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Augmentative and alternative communication, or AAC, is a term that's used to describe various methods of communication that can help people who are unable to use verbal speech to communicate. AAC methods vary and may be personalized to meet each individual's needs. Return to Overview
AAC encompasses a wide range of nonverbal communication methods, from sign language and picture boards to mobile device apps and sophisticated, dedicated speech-generating devices (SGDs).
A major advantage of SGDs is that these devices allow an individual to say and play with words. By doing this, learners can acquire new words and language and the listener is able to understand exactly what is being expressed.
In addition, there is evidence that pairing the communicated word with voice output may help children with auditory processing of spoken language.
For those physically unable to use the touchscreen, SGDs offer flexible access options including:
Thus, even children with severe physical disabilities can operate a life-changing AAC device.
With the power of communication, many AAC users enjoy full and productive lives, communicating spontaneously wherever and whenever they want.
For children who are learning language for the first time, it’s important to choose the right language, or learning method, that's right for them, based on:
As your child continues to learn and grow, there are additional opportunities available to expand his or her reach. Learn more about The AAC Language Lab and Realize Language.
Any person with a disability where it's difficult for them to communicate may benefit from AAC. Some people need AAC only for a short time, while others may use it throughout their lives.
AAC allows an individual to express their needs and wants, and more fully participate in decisions that affect their lives. AAC also benefits family members and other significant others, providing a way for them to more fully communicate with their loved ones.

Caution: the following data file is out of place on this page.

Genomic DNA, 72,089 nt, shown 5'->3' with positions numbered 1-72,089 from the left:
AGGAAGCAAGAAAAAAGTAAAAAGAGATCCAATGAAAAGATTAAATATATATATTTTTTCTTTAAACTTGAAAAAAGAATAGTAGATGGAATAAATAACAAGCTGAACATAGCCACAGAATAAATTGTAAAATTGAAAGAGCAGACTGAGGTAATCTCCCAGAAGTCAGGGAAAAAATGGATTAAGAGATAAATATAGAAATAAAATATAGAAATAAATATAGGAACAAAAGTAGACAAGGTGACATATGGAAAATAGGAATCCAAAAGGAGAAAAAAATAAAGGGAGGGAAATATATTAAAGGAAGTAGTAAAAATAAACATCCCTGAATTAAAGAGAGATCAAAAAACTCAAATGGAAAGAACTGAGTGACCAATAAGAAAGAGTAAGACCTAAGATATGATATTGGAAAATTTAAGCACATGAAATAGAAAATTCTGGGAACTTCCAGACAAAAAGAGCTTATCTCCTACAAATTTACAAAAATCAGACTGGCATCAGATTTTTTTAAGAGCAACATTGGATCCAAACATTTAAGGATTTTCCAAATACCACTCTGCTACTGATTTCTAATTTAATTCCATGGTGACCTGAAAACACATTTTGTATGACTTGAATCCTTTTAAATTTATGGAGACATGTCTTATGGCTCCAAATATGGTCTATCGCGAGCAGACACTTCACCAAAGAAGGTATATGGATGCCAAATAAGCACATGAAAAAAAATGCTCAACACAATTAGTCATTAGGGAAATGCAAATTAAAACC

Many different AAC methods are used by people of all ages with various physical or learning difficulties.
Speech-generating devices, or SGDs, produce electronic voice output, allowing the individual to communicate. These portable electronic devices allow him or her to select letters, words, and messages, alone or in combination, to be spoken aloud in a pre-recorded or computer-generated voice (text-to-speech).
When an individual is unable to use their hands to access the device, they are still able to generate speech using one or more alternate methods:
The speed and pattern of these methods can be customized to accommodate the user's age, familiarity with the device, etc.
Helping your child become used to and familiar with the device is critical to their overall success with the device. Following are a few “keys to success” to keep in mind as you and your child begin working with your SGD:
Speech-generating devices (SGDs) are defined by the Centers for Medicare and Medicaid Services as, "durable medical equipment that provides an individual who has a severe speech impairment with the ability to meet his or her functional speaking needs."
What they are, however, is life-changing.
AAC devices not only have robust language systems to allow for effective and efficient communication, but they also provide alternative ways to select letters, words and messages.
For example, an individual can make a selection on an SGD by:
A major advantage of SGDs is that the device allows the individual to say and play with words, which helps the process of acquiring new words and language. In addition, pairing the communicated word with voice output may help the child with the auditory processing of spoken language.
Using an SGD is different than using a communication app on a mobile device such as an iPad, as AAC devices are especially designed for the varying and specific needs of individuals with complex communication profiles. In some cases, an AAC device may be recommended even if a child has had some success using an app on a mobile device to communicate.
Meet Noah Trembly, long-time PRC user, Ambassador and advocate for others.
Users can work with their AAC device using a variety of access methods:
Multiple selection methods can enable children with even severe physical limitations to use and communicate with their AAC device.